David Orchard
Opposition to the PC-CA Merger
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Globe and Mail, 25 June, 2003

An Alliance kiss of death
The Tories should call Stephen Harper's bluff by proposing a common platform for the next election

by Norman Spector

Stephen Harper wants to make "common cause" with newly elected Tory leader Peter MacKay in order to throw the Liberal rascals out of office. The Alliance leader says voters expect the two parties to present a single slate of candidates in the next election.

That's eyewash: Most Canadians -- including out here in British Columbia, where the Alliance traditionally elects the plurality of its MPs -- expect Paul Martin to be their next prime minister. They'd be appalled if Tory/Alliance backroom boys and girls came together to carve up the country for political gain.

The role of opposition parties in our parliamentary system is not simply to bring down the prime minister or to win elections. Their responsibility is to prepare an alternative capable of forming a government, and to convince Canadians that they can be entrusted with the serious business of running our country.

Of course, it would be entirely legitimate for each party to decide, independently and without any visible co-ordination, to contest only those constituencies in which it had a fighting chance. Though he has forced the issue, Mr. Harper's electoral coalition is no more likely to be realized than such a coincidence.

In truth, the proposal is largely tactical, a cleverly designed kiss of death for the Tories. Were Mr. MacKay to accept the plan, he'd be tainted with the Alliance brand name in his party's remaining stronghold, Atlantic Canada, as well as in Qu*bec. If he turns it down, he'll be seen -- including by the moneybags on Bay Street -- as the impediment to unity in Ontario.

Under either scenario, electoral oblivion beckons. It's no wonder Mr. Harper's proposal caught Mr. MacKay off guard. So he plays for time, mumbling about being ready to talk if it's not in public. One wonders what he'll say behind closed doors, beyond proposing another attempt at parliamentary co-operation, which Mr. Harper already nixed shortly after becoming leader.

Rather than playing the Alliance game, the more democratic alternative -- and the better Tory strategy -- would be to call Mr. Harper's bluff by proposing development of a common platform for the next election. The objective should be an eventual merger of the two parties.

Mr. Harper says he "embraces the vision of uniting all conservatives," though in truth he has never been interested. Reform Party policy purity is what brought him into politics. As the most ideological of the Canadian Alliance leadership candidates, he was the least willing to pursue unity talks with the Tories.

Indeed, the Reform Party was founded by Mr. Harper and other westerners precisely to split the coalition of former prime minister Brian Mulroney, rather than to try to redress from within the party's various resentments against Qu*bec. Liberals would never make that mistake; they've maintained unity through an unprecedented internal coup against a sitting prime minister.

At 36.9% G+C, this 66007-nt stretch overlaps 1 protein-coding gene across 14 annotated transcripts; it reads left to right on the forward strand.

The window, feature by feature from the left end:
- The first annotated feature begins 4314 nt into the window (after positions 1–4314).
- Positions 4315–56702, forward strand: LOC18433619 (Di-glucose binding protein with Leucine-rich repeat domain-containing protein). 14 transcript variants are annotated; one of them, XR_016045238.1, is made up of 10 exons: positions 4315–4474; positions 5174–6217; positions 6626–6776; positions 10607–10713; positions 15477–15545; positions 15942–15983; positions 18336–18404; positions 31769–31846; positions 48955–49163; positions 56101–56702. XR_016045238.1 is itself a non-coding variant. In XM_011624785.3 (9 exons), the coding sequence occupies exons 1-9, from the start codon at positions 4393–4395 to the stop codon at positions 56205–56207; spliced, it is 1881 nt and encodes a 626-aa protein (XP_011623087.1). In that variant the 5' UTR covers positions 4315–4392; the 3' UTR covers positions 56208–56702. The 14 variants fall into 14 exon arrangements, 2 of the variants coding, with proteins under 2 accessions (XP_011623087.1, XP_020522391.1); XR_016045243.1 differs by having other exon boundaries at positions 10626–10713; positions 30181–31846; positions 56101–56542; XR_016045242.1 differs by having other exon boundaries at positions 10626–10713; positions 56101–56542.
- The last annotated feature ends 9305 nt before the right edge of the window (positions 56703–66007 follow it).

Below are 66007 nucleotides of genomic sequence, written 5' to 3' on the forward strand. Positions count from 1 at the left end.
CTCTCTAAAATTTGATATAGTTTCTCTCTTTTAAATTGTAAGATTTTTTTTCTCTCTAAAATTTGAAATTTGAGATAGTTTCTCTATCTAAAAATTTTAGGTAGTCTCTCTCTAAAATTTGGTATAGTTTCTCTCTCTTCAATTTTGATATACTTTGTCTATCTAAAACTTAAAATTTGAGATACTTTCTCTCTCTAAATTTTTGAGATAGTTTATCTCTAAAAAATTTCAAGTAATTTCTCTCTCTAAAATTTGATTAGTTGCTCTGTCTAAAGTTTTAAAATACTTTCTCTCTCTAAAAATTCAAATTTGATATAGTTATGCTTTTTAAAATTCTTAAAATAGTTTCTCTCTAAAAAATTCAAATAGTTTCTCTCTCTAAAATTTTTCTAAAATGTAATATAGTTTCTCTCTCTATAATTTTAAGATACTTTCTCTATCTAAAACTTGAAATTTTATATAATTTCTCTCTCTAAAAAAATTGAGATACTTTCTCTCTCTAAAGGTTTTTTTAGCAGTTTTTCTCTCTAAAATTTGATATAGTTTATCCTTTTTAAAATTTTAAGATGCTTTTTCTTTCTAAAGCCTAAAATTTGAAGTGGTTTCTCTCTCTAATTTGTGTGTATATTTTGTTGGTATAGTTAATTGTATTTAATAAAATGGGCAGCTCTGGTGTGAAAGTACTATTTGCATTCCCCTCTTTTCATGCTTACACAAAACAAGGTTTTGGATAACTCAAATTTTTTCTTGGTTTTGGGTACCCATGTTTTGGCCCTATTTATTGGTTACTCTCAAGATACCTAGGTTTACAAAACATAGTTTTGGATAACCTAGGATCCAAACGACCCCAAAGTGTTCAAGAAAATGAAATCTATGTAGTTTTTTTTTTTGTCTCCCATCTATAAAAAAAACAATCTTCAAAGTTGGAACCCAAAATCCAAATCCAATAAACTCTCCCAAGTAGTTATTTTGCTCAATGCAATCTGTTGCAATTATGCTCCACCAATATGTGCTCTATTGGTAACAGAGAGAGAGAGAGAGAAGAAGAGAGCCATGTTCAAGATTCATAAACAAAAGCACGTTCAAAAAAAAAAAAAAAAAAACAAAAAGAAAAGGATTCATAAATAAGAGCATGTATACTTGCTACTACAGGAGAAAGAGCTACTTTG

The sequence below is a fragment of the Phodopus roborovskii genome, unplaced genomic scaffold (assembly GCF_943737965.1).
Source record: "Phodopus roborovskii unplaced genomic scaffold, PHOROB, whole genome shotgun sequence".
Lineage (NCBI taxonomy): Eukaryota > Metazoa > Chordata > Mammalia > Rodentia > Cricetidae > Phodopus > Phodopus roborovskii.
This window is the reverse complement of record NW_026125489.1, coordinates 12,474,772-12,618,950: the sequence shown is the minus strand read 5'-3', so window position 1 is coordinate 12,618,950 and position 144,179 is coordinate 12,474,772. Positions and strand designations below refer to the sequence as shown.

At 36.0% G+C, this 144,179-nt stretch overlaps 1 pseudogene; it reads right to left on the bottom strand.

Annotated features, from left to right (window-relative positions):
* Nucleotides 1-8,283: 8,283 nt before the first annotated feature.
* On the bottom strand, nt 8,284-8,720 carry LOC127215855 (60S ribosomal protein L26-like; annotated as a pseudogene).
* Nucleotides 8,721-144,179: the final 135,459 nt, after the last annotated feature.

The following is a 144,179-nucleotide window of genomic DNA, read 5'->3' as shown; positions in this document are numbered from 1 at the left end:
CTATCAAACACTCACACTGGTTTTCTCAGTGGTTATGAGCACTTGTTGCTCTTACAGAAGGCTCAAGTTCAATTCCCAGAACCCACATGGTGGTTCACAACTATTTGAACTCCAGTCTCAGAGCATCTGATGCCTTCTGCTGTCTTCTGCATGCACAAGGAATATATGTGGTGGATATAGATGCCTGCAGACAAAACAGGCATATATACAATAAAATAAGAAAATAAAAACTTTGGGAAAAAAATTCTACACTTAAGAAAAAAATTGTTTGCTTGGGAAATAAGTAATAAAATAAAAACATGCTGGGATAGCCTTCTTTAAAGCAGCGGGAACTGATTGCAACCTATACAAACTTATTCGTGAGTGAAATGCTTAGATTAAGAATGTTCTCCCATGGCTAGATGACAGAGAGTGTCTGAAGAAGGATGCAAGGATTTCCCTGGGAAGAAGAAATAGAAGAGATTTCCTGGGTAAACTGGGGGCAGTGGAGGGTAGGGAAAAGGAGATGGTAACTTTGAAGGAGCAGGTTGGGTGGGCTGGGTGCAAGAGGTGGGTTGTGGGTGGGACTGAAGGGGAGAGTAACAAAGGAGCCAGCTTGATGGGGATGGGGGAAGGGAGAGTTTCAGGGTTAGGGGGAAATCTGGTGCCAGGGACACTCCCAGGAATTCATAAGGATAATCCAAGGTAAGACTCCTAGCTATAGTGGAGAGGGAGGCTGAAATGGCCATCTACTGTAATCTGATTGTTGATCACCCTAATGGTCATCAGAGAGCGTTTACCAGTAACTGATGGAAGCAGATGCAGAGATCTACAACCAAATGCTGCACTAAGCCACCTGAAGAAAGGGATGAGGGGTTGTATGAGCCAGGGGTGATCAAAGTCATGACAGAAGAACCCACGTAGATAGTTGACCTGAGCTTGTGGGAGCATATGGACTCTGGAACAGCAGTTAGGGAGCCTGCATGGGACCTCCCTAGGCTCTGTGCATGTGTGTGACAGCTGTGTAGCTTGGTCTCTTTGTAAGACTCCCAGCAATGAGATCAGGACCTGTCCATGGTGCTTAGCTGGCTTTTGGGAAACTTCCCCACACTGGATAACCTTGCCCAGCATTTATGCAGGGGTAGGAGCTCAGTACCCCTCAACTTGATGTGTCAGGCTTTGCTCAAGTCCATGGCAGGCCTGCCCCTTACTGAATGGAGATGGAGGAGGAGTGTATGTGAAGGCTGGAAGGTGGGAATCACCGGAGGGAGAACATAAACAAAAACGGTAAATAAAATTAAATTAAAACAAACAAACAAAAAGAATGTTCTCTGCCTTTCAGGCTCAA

To bring the conservative coalition back together, the Conservative and Alliance parties should each name two representatives to develop the common program. (Mr. Mulroney and Peter Lougheed for the Tories? Preston Manning and Mr. Harper's policy guru, Tom Flanagan, for the Alliance?) With an election looming, they should be given two months to see whether it's possible to reconcile on divisive issues such as abortion, Qu*bec and regional economic development. Each party should then ask its members at a special convention to accept or reject the proposed compromise as the price of a united opposition to the Liberals.

Success is by no means assured. For many members of the Alliance, compromise continues to be a four-letter word. Moreover, Mr. Harper is hamstrung by his Alberta base, with public opinion in that province often outside the Canadian mainstream.

The debate over gay marriages illustrates Mr. Harper's dilemma. Premier Ralph Klein's threat to use the Constitution's notwithstanding clause is mostly bluster.

However, Mr. Harper could legally move such an amendment in the expected free vote in Parliament, which would make the Charter of Rights a principal issue in the next election.

Mr. Harper may yet roll the dice. Above all, he fears ever having to tell members of his party that compromise is the essence of politics in a country of Canada's size and diversity, and that, if the Alliance is ever to form government, it must be prepared to accommodate people whose views are different, but no less legitimate, than theirs.

Some speak a different language. Some have a different sexual orientation. And some, like David Orchard, even believe that the provisions of the North America free-trade agreement (NAFTA) are not the equivalent of the Ten Commandments from Sinai.


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